It feels surreal to me that here I am, sitting on the soft sands of San Pancho’s beach, with both the beloved Kahlua and the elusive Rufus at my side. All of us are smiling.
When Rick and I took our leave of them last September, as always, I broke into tears, despite my clenched jaw swearing I would not. I’ve given up trying to understand the strong bond between a dog and a human who spend little more than a few months a year together. It just is. And I’m so happy that an unexpected set of circumstances brought us together again, and so soon.
Yes, we’re back in Mexico for the third straight summer, caring for Tai in Patzcuaro; Luna, Rigo, Cosmos and Rocky in Erongacuaro; Clinker, Coffee and Tessa in Barra de Potosi; but, for the first time, no Kahlua, Rufus and the three amigos in San Pancho. Barb had accepted a job offer in California and was now dividing her time north and south of the border. Bill would close up Casa Obelisco, their B&B, pack up the dogs and drive north to spend the summer with her (the maid would tend to the cats). So our services as pet-sitters this year would not be required. We tailored our itinerary accordingly. Then, when a sudden snag derailed our plans, we found ourselves transiting through Puerto Vallarta. Hey, why not call up Bill and camp out at Casa O. for a few days?, we thought. He generously welcomed the company.
On the one-hour drive from the Puerto Vallarta airport to his and Barb’s personal paradise, Bill filled us in on this new set of circumstances. After Barb left, the five of them — Bill, Kahlua, Rufus, Valentino and Pico (Barb had taken Horatio with her to California, where the deaf, dreamy feline is living a charmed life, drinking in the cooler climes by day, sleeping on Barb’s head by night) — stood in the great open-air main room and looked at each other. What now?, they seemed to be asking. Man and beasts quickly settled into a routine of their own, and life went on. Except for Rufy. Readers of this blog (and book) will know the tragic tale of this proud yet paranoid Thai Ridgeback, how he was passed from owner to owner, of the mistreatments and neglect he has suffered. Until he was welcomed into the Casa O. pack. Now, with a member of that pack absent, he was once again nervous, uncertain.
Bill got to work cementing his own role as pack leader. He began to crate Rufus at night and leash him on walks. Far from rebelling, the dog took to this new structure like a bug to a rug. He now knew his place in the pack and he felt more secure within the walls of his crate. He began to relax. Don’t get me wrong, Rufus is still a Serious Dog, but he’s a little more placid, a little less excitable. When we approached the door, I was suddenly nervous that he — and, more dishearteningly, Kahlua — might not remember us. We held our hands up to the wrought-iron gate for them to sniff. They both began yelping and hopping on their hind legs. Worries dissolved into relief and a teary reunion ensued.
Because we were here for only five days this visit, we packed in as much time with our four-legged amigos as we could, taking them to the beach, up the jungle road, hugging and patting and cuddling every minute we were in the same room. And they soaked it up. Kahlua frolicked in the ocean while Rufus kept his dignity (read: fear of water) in check; they both trotted up the jungle road, sniffing and snuffling; they lay at our feet when we whiled away the afternoons. Bliss.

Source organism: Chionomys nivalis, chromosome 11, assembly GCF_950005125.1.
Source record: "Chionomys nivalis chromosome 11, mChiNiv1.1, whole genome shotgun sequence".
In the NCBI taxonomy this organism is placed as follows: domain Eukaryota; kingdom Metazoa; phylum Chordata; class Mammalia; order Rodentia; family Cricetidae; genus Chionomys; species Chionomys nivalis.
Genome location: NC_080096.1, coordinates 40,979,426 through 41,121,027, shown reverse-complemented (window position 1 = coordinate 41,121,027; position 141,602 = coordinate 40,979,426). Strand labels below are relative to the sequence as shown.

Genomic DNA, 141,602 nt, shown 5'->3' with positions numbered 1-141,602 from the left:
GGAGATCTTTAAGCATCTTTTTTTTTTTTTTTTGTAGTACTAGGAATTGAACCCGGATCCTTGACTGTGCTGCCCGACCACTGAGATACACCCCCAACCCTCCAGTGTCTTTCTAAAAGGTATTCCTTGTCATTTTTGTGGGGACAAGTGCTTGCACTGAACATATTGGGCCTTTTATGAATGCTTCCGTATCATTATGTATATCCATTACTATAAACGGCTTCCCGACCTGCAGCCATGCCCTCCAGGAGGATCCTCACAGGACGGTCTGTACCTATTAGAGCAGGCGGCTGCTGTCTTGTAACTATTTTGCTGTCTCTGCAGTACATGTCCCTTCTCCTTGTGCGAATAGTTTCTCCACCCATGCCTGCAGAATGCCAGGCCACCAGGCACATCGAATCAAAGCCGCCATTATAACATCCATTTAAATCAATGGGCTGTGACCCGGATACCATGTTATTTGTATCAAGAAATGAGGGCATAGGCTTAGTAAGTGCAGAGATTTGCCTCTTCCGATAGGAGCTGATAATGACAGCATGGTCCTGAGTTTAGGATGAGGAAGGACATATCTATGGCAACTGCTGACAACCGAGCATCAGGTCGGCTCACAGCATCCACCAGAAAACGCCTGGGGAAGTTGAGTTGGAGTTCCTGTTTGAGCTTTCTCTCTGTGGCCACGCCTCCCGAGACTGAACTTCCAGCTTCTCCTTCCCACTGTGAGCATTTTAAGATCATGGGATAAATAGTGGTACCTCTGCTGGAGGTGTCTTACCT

When we weren’t with the dogs, we were reacquainting ourselves with the funky little town of San Pancho. Like it’s neighbour, Sayulita to the south, San Pancho was undergoing a few beautification projects: they were ripping up the roads, sprucing up the square, splashing on fresh coats of paint here and there. Oh, and Hollywood had come to town. Up the jungle road, on a beach only locals know about, they were shooting a reality show called — I kid you not — Redneck Island. The premise interested me as much as a root canal (the title itself told me more than I wanted to know), but apparently it’s hosted by wrestle maniac Steve Austin and premieres in June on cable channel CMT.
Because it was May and not deadsville summer when we are usually here, we were able to sample a few restaurants that were always closed: the superb La Ola Rica, owned by Bill and Barb’s friends Gloria and Triny, who have also opened up a bare-foot version on the beach, called La Playa, where we gorged on the Big Beach Burrito as the sun slipped into the sea; the upscale Mar Plata, with deck seating overlooking the Pacific; and La Taza de Cafe, a cute little breakfast and lunch joint serving killer huevos Mexicana. We also made it to a new place called Zydeco’s, run by a New Orleans’ couple who have brought a bit of the ragin’ Cajun to San Pancho. Sadly, the one place we most looked forward to chowing down at, The Blue Pig, was on reduced hours and not open while we were there. No pulled pork, no juicy ribs, no creamy potato salad . . . Next time. Meantime, I’m pretty sure I packed on 10 pounds in those five days of fine dining. Who’s the blue pig now?
All in all, it was like coming home, catching up with friends, making new ones, spending time with Bill and his menagerie, walking the beach, tasting the salt air on my lips.
And then it was over.
We took great care not to let Kahlua and Rufy see our bags, but they sensed something was up. Kahlua, particularly, started lasering me with that hard stare she does when she knows we’re leaving. I avoided her eyes like a liar. I kept a tight smile fixed to my face, but she knew. On the morning of our departure, she walked up to me, sat down, and put her paw on my arm. She looked at me with those soulful, black eyes, as if to say, “It’s OK. I’ll see you again, old friend.”
I foolishly thought it would be easy this time, saying goodbye once again, since I’d said it so many times before. But foolish is the one who thinks any goodbye is easy.